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What is a Chaucerian stanza?

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A Chaucerian stanza is a poetic construction introduced to English poetry by Geoffrey Chaucer. Composed of seven lines of iambic pentameter, this type of stanza has an A-B-A-B-B-C-C rhyme scheme. The Chaucerian stanza is also referred to as Rhyme Royale, probably because King James I of Scotland used this form in his poem "King’s Quair." Fitting for narrative, this construction is often found in poetry on topics concerning royalty or the upper class.

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Introduced by Geoffrey Chaucer, the Chaucerian stanza contains seven lines, each written in iambic pentameter. The stanza’s rhyme scheme is A-B-A-B-B-C-C (the tercet ABA and two couplets BB, CC). It is also known as a rhyme (rime) royale stanza because it was used by King James I of Scotland in his poem “King’s Quair.” This poetic form was popular during the Middle Ages.

Well-suited for narrative poetry, the Chaucerian stanza was often used by writers to comment on the actions of aristocracy or high society. For example, Chaucer’s epic poem Troilus and Criseyde opens with:

The double sorwe of Troilus to tellen,
That was the king Priamus sone of Troye,
In lovinge, how his aventures fellen
Fro wo to wele, and after out of Ioye,
My purpos is, er that I parte fro ye.
Thesiphone, thou help me for t’endyte
Thise woful vers, that wepen as I wryte!

Chaucer begins this piece by declaring the importance of his topic: the ill-fated love story of Trojan prince and warrior Troilus and the Trojan woman Criseyde. Troilus experiences “double sorwe”—in warfare and in romance. “Tellen” in line one rhymes with “fellen” in line three, emphasizing the tragedy that Chaucer is about to relate. He portends that the “sone of Troye” (aka Troilus) in line two will fall “out of Ioye” (or joy) in line four. The second couplet self-consciously points to Chaucer’s task of recording this sad tale through written poetry (“t’endyte” and “wryte”).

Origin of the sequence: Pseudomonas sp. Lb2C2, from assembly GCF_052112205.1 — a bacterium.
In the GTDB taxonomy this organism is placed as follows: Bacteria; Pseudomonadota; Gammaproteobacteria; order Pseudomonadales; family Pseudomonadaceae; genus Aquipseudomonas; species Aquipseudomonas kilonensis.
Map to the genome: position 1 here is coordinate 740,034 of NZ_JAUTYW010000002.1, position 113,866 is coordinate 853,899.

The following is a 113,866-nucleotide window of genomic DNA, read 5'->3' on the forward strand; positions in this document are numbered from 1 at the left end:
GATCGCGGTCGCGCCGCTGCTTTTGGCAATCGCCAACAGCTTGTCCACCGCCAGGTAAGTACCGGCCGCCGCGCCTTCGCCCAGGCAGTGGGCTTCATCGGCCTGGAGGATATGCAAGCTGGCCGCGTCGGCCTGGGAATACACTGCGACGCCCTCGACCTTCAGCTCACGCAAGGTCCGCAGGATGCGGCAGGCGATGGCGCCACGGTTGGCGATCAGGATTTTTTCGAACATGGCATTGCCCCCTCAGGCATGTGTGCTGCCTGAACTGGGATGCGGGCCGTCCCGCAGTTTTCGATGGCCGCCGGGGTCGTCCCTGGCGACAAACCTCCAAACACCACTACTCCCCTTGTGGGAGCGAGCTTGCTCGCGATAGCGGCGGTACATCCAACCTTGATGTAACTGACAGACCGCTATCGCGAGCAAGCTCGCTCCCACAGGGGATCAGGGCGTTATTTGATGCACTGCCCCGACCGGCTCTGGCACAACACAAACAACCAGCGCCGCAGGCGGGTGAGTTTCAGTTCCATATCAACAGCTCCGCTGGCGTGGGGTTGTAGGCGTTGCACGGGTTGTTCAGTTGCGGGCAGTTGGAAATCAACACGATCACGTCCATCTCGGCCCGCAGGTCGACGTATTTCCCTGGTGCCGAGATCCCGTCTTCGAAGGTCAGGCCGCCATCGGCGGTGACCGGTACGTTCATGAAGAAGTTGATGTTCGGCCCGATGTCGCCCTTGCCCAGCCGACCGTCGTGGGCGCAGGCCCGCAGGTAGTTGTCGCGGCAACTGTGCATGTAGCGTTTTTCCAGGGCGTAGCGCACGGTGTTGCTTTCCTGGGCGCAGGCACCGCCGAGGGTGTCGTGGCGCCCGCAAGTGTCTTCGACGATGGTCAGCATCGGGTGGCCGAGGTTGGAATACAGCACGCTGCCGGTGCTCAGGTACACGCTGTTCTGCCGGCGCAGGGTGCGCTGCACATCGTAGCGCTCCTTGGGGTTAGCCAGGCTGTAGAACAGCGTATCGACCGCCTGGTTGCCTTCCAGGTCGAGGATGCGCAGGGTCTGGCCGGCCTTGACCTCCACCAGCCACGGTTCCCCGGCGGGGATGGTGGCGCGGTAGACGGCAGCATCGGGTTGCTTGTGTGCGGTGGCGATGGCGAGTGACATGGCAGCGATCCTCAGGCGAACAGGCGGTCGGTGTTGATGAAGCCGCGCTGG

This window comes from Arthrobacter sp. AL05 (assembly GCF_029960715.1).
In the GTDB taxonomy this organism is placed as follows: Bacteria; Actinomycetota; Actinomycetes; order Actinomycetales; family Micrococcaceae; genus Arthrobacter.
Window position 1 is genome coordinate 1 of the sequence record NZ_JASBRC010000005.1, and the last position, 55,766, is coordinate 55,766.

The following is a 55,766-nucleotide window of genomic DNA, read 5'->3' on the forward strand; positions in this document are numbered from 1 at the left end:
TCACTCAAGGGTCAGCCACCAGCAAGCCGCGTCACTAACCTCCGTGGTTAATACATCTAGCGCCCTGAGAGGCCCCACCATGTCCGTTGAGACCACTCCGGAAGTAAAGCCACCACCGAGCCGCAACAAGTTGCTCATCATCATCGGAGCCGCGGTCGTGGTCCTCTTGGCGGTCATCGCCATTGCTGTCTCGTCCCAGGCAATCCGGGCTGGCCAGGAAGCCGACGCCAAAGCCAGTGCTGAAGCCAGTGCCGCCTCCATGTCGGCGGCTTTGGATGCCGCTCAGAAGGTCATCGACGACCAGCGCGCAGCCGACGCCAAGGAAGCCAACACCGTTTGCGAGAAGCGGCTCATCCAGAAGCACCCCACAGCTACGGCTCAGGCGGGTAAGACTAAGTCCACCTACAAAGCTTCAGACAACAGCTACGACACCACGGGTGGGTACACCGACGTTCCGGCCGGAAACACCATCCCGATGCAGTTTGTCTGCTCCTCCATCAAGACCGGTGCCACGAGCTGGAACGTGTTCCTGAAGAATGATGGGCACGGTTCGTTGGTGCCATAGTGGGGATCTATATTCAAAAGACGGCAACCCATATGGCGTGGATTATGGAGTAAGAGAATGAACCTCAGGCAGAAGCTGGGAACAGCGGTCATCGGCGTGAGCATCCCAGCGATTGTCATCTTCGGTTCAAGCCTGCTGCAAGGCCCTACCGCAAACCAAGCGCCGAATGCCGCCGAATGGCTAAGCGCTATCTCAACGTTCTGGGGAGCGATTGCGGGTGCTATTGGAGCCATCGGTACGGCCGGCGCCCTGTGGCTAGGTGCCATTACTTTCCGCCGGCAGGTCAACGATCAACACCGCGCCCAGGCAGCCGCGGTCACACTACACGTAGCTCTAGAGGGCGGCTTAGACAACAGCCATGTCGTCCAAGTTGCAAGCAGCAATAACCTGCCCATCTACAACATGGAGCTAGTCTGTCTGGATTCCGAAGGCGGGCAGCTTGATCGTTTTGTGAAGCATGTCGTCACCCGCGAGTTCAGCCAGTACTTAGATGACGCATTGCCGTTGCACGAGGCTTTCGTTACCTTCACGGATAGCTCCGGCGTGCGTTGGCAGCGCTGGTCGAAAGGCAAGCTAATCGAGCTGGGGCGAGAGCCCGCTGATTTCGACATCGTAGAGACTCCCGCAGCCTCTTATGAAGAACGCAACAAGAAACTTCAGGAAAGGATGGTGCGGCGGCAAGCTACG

Another famous example of extensive use of the Chaucerian stanza is Sir Thomas Wyatt’s “They Flee From Me.” Composed of three Chaucerian stanzas, this poem narrates a male speaker’s supposed stalking by various women. In the second stanza, he describes an irresistible visitor:

Thanked be fortune, it hath been otherwise
Twenty times better; but once in special,
In thin array after a pleasant guise,
When her loose gown from her shoulders did fall,
And she me caught in her arms long and small;
Therewithall sweetly did me kiss
And softly said, “Dear heart, how like you this?”

Other well-known works constructed of Chaucerian stanzas include Chaucer’s “Parlement of Foules,” as well as the “The Man of Law’s Tale,” “The Clerk’s Tale,” “The Prioress’s Tale,” and “The Second Nun’s Tale” in The Canterbury Tales. Chaucerian stanzas also appear in the anonymous poem “The Flower and the Leaf,” Shakespeare’s “The Rape of Lucrece,” and even as recently as W. H. Auden’s “Letter to Lord Byron” and W. B. Yeats’s “A Bronze Head.”

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